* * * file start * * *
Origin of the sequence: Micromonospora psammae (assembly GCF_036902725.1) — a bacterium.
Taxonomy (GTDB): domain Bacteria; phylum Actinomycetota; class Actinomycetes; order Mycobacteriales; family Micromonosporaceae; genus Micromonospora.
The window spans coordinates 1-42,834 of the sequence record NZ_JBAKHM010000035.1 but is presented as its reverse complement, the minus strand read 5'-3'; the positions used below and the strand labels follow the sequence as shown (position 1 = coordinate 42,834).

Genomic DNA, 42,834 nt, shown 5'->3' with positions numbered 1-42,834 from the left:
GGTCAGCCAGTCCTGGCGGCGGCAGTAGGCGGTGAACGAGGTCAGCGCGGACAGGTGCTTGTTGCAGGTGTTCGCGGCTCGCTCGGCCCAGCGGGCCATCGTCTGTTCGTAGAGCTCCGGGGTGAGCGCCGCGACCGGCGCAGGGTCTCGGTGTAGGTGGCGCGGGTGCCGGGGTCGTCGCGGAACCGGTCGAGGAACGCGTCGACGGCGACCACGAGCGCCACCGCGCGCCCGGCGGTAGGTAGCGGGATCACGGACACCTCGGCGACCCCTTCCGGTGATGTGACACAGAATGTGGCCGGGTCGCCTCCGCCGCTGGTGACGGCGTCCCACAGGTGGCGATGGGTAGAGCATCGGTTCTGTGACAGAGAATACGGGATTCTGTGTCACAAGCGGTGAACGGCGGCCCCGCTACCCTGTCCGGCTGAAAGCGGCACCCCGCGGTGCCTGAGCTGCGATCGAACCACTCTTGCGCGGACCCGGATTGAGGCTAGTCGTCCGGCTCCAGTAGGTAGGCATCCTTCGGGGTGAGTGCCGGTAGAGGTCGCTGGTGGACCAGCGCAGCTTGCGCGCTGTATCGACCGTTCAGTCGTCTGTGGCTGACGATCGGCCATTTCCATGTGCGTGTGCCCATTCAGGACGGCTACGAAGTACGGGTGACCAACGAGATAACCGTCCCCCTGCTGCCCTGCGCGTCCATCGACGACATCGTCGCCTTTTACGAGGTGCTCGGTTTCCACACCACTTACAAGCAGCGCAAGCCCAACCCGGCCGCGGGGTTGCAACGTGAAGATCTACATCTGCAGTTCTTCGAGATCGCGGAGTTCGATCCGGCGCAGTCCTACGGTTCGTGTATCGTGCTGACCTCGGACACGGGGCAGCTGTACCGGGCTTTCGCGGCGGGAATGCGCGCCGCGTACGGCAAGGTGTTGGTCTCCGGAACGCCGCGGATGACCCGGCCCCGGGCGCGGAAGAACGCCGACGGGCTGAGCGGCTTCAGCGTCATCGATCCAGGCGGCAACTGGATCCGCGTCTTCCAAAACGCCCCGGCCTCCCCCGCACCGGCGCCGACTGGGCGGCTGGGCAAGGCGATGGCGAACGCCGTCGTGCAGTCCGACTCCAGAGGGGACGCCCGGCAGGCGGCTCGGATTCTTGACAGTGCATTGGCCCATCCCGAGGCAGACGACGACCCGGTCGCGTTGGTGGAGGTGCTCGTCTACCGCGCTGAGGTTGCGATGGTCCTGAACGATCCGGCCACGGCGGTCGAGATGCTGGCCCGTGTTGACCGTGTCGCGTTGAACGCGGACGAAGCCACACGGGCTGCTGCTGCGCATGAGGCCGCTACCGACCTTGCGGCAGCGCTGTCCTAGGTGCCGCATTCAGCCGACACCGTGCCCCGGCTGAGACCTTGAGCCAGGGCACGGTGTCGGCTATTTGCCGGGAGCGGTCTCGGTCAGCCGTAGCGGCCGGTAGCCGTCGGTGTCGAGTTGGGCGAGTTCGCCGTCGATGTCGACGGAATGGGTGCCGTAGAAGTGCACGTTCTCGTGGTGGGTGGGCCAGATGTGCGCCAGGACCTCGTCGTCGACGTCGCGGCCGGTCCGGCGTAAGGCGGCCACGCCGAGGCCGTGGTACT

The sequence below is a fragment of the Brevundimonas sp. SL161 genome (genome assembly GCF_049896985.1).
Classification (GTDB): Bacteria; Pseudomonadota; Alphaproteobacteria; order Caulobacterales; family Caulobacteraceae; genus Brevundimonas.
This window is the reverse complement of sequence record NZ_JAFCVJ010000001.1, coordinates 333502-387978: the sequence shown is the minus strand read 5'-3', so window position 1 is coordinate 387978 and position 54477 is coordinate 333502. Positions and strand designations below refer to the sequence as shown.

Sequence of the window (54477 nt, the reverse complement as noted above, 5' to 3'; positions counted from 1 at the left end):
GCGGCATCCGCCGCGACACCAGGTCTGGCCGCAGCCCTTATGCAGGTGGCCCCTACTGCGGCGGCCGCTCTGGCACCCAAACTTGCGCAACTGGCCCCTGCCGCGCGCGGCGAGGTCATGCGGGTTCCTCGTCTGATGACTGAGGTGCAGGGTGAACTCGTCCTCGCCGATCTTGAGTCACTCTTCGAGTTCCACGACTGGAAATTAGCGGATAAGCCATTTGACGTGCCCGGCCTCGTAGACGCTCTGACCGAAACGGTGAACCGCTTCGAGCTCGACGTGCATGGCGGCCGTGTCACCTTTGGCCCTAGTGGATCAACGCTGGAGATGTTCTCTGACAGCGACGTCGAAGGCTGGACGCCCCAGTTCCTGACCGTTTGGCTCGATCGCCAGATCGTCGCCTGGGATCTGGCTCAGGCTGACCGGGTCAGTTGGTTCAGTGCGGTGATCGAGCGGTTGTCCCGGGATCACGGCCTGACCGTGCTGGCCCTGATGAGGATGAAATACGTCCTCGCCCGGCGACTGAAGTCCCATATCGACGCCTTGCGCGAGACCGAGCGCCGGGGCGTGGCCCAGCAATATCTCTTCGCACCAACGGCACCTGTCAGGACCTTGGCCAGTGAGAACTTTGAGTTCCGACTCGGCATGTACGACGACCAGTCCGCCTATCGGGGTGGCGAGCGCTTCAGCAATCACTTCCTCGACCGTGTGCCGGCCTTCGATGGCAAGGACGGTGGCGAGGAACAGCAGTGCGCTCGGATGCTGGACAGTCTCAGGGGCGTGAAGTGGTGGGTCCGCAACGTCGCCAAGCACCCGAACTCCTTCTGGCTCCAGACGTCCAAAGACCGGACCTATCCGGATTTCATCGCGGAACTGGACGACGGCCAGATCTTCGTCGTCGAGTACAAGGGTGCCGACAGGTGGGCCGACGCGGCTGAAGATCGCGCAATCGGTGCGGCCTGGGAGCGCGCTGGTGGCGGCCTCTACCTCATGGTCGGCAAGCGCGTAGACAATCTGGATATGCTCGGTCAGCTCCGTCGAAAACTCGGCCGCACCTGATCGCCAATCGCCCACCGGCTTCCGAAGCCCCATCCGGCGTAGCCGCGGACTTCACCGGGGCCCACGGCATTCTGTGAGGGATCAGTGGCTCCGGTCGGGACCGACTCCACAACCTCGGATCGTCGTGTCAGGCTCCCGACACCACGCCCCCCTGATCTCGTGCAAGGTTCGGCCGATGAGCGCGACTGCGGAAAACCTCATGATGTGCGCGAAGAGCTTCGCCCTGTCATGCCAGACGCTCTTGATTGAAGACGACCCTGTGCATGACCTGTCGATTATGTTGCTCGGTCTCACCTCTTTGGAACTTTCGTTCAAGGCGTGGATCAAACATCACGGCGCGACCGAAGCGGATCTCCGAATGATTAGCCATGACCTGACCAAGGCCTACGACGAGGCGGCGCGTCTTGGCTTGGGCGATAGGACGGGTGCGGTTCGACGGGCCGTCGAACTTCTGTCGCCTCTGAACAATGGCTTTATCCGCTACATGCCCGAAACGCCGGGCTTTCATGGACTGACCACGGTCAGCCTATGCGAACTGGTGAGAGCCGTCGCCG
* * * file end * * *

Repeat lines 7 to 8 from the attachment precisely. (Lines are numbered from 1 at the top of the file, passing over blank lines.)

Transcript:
Classification (GTDB): Bacteria; Pseudomonadota; Alphaproteobacteria; order Caulobacterales; family Caulobacteraceae; genus Brevundimonas.
This window is the reverse complement of sequence record NZ_JAFCVJ010000001.1, coordinates 333502-387978: the sequence shown is the minus strand read 5'-3', so window position 1 is coordinate 387978 and position 54477 is coordinate 333502. Positions and strand designations below refer to the sequence as shown.